Obviously getting into the Olympic mood and feeling the pressure of the impending landing of the souped-up NASA Mars Science Laboratory rover “Curiosity,” the Mars Exploration Rover (MER) team made announcement on Wednesday: their tenacious rover Opportunity has rolled a marathon across Mars!
Actually, it hasn’t. Yet.
As the JPL press release admits: “As of July 2012, Opportunity has traveled almost 22 miles — only 4.2 miles short of a full marathon.” Whether it’s a full marathon or not, that’s pure semantics. 22 miles is 22 miles.* In solar powered rover distances, that looks more like trekking to the South Pole or climbing Everest. To Opportunity, it must seem like she’s participating in the Gumball Rally!
But even more impressive is that Opportunity was only meant to roll only 600 meters when it landed on the Red Planet in 2004. In actuality, Opportunity’s odometer is reading a distance sixty times its planned drive. Its prime mission was to last only three months, it’s now in its eighth year. Even sister rover, Spirit, lasted way beyond its designed three-month planned lifetime, remaining operational for over six years.
Needless to say, as you look outside at your gas-guzzling automobile, 22 miles in eight years may sound like some crappy driving, but when sending commands from Earth — and the nearest rover driver is at least 35 million miles away — it pays to be careful. Typically, the rover is only commanded to drive 50-100 meters per day. It’s quality of science, not quantity on the odometer, that NASA is achieving with Opportunity.
And, quite frankly, the science has been breathtaking. Not only did the rover complete an epic drive to Endeavour crater in 2011 — overcoming technical problems and enduring many dust storms — along the way she found indisputable evidence for past water on the Martian surface, a potential indicator for the planet’s suitability for ancient life. And she’s returned over 100,000 photographs from Mars.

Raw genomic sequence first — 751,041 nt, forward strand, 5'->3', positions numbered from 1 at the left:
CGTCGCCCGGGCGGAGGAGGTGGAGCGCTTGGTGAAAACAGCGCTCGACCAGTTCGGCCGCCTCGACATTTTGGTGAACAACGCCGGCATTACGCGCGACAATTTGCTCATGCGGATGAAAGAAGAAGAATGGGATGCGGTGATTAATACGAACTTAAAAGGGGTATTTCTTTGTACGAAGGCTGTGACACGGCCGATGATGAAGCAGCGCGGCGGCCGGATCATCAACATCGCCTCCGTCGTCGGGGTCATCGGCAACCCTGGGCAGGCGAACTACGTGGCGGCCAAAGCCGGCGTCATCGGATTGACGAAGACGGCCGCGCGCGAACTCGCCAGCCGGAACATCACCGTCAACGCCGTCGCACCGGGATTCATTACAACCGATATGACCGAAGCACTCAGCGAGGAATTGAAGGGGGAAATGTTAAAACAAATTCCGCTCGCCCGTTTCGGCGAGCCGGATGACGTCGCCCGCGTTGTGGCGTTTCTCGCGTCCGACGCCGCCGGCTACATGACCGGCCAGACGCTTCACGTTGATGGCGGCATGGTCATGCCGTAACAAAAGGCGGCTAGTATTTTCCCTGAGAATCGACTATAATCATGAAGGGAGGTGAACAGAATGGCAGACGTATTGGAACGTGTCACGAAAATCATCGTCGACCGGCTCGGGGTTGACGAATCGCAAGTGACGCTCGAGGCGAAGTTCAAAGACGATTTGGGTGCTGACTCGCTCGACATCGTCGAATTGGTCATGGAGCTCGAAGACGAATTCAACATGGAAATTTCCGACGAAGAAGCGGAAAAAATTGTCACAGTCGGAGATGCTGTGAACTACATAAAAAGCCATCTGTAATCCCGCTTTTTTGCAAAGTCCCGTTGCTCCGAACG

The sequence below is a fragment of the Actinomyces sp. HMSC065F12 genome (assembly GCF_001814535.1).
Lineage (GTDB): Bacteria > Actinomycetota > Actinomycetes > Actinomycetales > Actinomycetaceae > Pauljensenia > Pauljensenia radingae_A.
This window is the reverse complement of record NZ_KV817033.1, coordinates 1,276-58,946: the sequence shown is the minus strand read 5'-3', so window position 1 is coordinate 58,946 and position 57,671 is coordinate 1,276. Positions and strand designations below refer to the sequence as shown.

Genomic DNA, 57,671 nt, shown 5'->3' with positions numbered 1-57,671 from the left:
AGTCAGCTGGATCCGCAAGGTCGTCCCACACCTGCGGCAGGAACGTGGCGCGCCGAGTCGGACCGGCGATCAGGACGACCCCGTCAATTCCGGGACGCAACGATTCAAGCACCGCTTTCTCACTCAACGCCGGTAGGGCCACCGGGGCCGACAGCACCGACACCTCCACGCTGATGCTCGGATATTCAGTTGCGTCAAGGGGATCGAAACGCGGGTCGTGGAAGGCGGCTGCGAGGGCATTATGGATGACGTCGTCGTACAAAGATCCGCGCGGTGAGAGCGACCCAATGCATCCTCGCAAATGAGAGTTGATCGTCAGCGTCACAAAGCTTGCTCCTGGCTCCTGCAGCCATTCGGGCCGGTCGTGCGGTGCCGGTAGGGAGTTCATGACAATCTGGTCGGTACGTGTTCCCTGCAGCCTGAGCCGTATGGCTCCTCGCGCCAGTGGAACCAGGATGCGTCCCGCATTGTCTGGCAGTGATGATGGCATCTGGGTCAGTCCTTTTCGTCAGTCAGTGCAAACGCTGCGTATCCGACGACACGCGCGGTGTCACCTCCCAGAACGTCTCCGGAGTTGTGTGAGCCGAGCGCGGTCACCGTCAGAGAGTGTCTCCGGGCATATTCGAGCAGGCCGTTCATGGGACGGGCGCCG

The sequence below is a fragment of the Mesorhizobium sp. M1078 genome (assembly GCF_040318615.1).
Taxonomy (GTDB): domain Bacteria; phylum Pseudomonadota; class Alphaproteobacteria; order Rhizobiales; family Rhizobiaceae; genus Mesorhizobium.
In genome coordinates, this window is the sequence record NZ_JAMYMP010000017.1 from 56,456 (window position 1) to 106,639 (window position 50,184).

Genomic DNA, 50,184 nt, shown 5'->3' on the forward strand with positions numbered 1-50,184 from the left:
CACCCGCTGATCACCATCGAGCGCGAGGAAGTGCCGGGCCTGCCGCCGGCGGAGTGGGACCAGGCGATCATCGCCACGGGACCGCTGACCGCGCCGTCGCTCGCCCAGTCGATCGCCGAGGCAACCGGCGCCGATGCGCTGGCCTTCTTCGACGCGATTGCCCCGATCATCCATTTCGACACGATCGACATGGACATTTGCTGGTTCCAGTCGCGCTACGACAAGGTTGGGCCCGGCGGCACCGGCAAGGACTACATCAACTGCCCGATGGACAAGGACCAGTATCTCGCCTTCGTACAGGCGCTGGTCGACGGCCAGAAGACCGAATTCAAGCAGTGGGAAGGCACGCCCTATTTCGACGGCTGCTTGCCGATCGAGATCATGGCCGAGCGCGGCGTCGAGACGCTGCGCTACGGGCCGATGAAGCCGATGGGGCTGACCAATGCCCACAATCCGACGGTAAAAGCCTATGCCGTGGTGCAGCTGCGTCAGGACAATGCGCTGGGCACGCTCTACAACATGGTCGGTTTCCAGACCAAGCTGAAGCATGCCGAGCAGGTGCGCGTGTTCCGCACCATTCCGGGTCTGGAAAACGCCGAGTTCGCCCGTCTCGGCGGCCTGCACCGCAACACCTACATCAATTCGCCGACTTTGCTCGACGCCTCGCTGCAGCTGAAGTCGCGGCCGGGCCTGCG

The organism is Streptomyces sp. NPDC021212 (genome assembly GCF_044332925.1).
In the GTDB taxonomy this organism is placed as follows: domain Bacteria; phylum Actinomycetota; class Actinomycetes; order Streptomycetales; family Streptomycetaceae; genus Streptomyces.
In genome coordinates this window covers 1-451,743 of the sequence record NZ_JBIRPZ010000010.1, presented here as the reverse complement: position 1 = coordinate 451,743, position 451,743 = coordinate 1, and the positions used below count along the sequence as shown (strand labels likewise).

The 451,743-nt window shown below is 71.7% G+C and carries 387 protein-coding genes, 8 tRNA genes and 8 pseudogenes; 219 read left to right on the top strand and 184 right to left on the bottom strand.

But how does this compare to other rovers in history? You may be surprised to hear that Opportunity doesn’t (yet) hold the record for extraterrestrial off-roading. That honor is still held by the Soviet Lunokhod 2 rover that operated on the moon for four months, covering 23 miles before conking out.
Whether Opportunity beats Lunokhod 2′s record and completes her marathon remains to be seen, but when Curiosity lands in Gale Crater on Aug. 5/6, that nuclear-powered behemoth has some big solar paneled shoes to fill — Opportunity will reign as Queen Robot of Mars for a while longer.
*Although Opportunity still has a few more miles to go to complete the Martian Marathon, here are some random pieces of Opportunity distance trivia:
…almost nine laps of the Daytona Motor Speedway NASCAR track (one lap = 2.5 miles)
…176 furlongs. Which is nearly five-times the distance a horse will run during the British Grand National.
…nearly four-times the distance an active basketball player will run during a game.
…from the coast of South England to the coast of France across the Strait of Dover (21 miles).
…from my house to Hollywood (the scenic route — avoiding the 101 freeway).
Image: A visualization of Opportunity on the Martian surface (NASA/JPL-Caltech)